The Archbishop of Canterbury tonight sparked a major backlash after he said being a member of the Royal Family is like serving ‘life without parole’ amid the fallout from Prince Harry and Meghan Markle’s exit from the Firm.
Justin Welby, the outspoken head of the Church of England, was accused of being ‘singularly inappropriate’ and ‘jumping on a woke bandwagon’ after appearing to throw his weight behind the Duke and Duchess of Sussex, who quit royal duties and moved to California last year to strike out on their own.
In a wide-ranging interview with the Financial Times, the 65-year-old Anglican suggested the British public have unrealistic expectations when it comes to the royals, claiming: ‘We expect them to be superhuman.’
He also warned that Harry will struggle to shake off his ‘celeb’ status, using as an example Edward VIII, the king who abdicated in 1936 so he could marry American socialite and divorcee Wallis Simpson.
The archbishop presided over the duke and duchess’ wedding at Windsor Castle in May 2018, having joined the royal couple for a secret exchange of vows in Kensington Palace Gardens just days before the public ceremony.
He later rejected Meghan’s claim to Oprah Winfrey in her bombshell interview that he had married her and Harry at the secret ceremony, insisting he signed their wedding certificate on the day millions watched them marry.
Royal experts have now accused the archbishop of trying to make amends with Team Sussex as he told the Financial Times: ‘It’s life without parole, isn’t it? If you go back to the 1930s, Edward VIII – he was still a celeb and followed everywhere once he’d abdicated. We expect them to be superhuman.’
Mr Welby has been an outspoken opponent of the Government’s policy on Brexit and austerity, and has clashed with Tory MPs in recent years. His repeated political interventions on the EU prompted Steve Baker, the former Brexit minister, to call for the disestablishment of the Church last October.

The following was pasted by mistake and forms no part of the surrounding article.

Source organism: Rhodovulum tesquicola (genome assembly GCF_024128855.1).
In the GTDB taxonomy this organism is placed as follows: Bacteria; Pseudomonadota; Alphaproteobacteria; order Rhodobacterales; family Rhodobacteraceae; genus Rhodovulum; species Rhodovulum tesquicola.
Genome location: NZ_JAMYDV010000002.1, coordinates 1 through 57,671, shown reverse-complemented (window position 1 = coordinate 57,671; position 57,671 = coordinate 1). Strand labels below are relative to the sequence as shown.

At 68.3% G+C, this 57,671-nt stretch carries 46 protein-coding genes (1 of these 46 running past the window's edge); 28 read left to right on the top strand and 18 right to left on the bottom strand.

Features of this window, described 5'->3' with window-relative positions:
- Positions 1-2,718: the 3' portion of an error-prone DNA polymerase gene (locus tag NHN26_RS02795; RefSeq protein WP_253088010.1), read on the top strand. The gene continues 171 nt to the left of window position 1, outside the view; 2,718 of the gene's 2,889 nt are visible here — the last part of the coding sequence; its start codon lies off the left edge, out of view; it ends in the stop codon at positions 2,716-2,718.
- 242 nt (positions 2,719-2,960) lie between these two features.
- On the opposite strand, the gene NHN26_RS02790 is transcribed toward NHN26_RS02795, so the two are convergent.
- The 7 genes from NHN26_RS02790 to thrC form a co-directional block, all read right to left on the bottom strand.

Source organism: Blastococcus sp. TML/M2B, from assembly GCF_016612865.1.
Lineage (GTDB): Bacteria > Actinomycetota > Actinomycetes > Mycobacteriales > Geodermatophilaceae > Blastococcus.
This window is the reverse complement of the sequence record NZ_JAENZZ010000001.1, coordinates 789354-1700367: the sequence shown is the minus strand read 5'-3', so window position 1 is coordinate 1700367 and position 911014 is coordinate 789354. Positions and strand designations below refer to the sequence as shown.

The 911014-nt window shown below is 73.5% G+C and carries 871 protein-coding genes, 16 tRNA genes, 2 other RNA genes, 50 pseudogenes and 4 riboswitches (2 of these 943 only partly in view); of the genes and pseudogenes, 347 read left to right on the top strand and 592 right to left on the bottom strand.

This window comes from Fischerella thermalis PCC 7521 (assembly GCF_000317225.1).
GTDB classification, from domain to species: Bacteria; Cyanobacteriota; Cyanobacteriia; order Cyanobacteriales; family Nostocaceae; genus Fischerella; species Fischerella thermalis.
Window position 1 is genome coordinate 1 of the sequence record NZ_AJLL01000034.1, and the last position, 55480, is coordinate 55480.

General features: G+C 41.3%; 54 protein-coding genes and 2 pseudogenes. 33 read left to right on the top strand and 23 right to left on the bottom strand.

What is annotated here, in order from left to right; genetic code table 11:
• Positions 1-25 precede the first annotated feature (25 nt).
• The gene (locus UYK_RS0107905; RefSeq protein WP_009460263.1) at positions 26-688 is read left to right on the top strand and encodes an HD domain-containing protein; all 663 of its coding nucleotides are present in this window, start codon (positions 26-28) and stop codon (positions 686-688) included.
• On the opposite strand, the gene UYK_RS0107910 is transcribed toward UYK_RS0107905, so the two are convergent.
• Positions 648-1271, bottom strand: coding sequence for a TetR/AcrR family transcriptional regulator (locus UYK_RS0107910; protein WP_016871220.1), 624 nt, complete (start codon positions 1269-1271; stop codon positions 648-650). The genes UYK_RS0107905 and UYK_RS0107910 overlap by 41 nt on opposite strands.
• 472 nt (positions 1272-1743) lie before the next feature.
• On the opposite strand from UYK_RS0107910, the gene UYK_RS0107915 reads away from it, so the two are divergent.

Critics slammed the archbishop’s ‘parole jibe’ and suggested that the head of the Church ‘would be better off finding ways to increase his flock by getting people back into churches after the pandemic’.
Speaking to MailOnline, Dickie Arbiter, the Queen’s former press secretary, thundered: ‘I find it extraordinary that he would compare service to parole. I’m not sure what he means. Is he suggesting that being a royal is a jail term?’
Richard Fitzwilliam, a royal commentator and former Editor of International Who’s Who, accused the archbishop of putting his foot in his mouth and claimed he was trying ‘to show as much sympathy with Harry and Meghan as he can, especially since he has had to deny having them married twice’.
Royal author Phil Dampier blasted the clergyman for ‘tending to stray into politics’ and accused him of ‘jumping on a woke bandwagon which he might think will attract younger people to the church’. He warned that Mr Welby’s comments ‘will certainly raise eyebrows among older churchgoers’.
Justin Welby presided over the wedding of the Duke and Duchess of Sussex at Windsor Castle in 2018
In a chat with the Financial Times, Mr Welby appeared to express sympathy for Harry and Meghan’s exit from royalty
Welby’s pearls of wit and wisdom: What the archbishop has said
Justin Welby is regarded by critics as an unusually political archbishop.
The 65-year-old Anglican has made his position on a number of policies, from the UK’s departure from the EU to austerity and cancel culture, public.
Welby has been highly critical of the Government and has clashed with Tory MPs in recent years.
In 2018, he argued that Brexit had ‘divided the country’ and called for a ‘new narrative’ rooted in ‘solidarity, courage, aspiration, resilience and care for each other’.
Welby has also warned austerity was ‘crushing the weak, the sick and many others’, adding: ‘There is a danger that there is a schism in our society into which the most vulnerable are falling.’
He has described the gig economy as a form of injustice and called Britain’s economic model ‘broken’.
In his first briefing as archbishop, Welby spoke out strongly against homophobia – but later admitted seeing problems with special services of blessing for same-sex couples.
Speaking to Alastair Campbell in 2017, he admitted to being ‘much less certain’ about sexuality, and refused to give a ‘blanket condemnation’.
Earlier this month, Welby called cancel culture a ‘huge threat’ to the Church of England’s future.
He also defended the right to freedom of speech after a teacher was suspended for showing his class a cartoon of the Prophet Muhammad.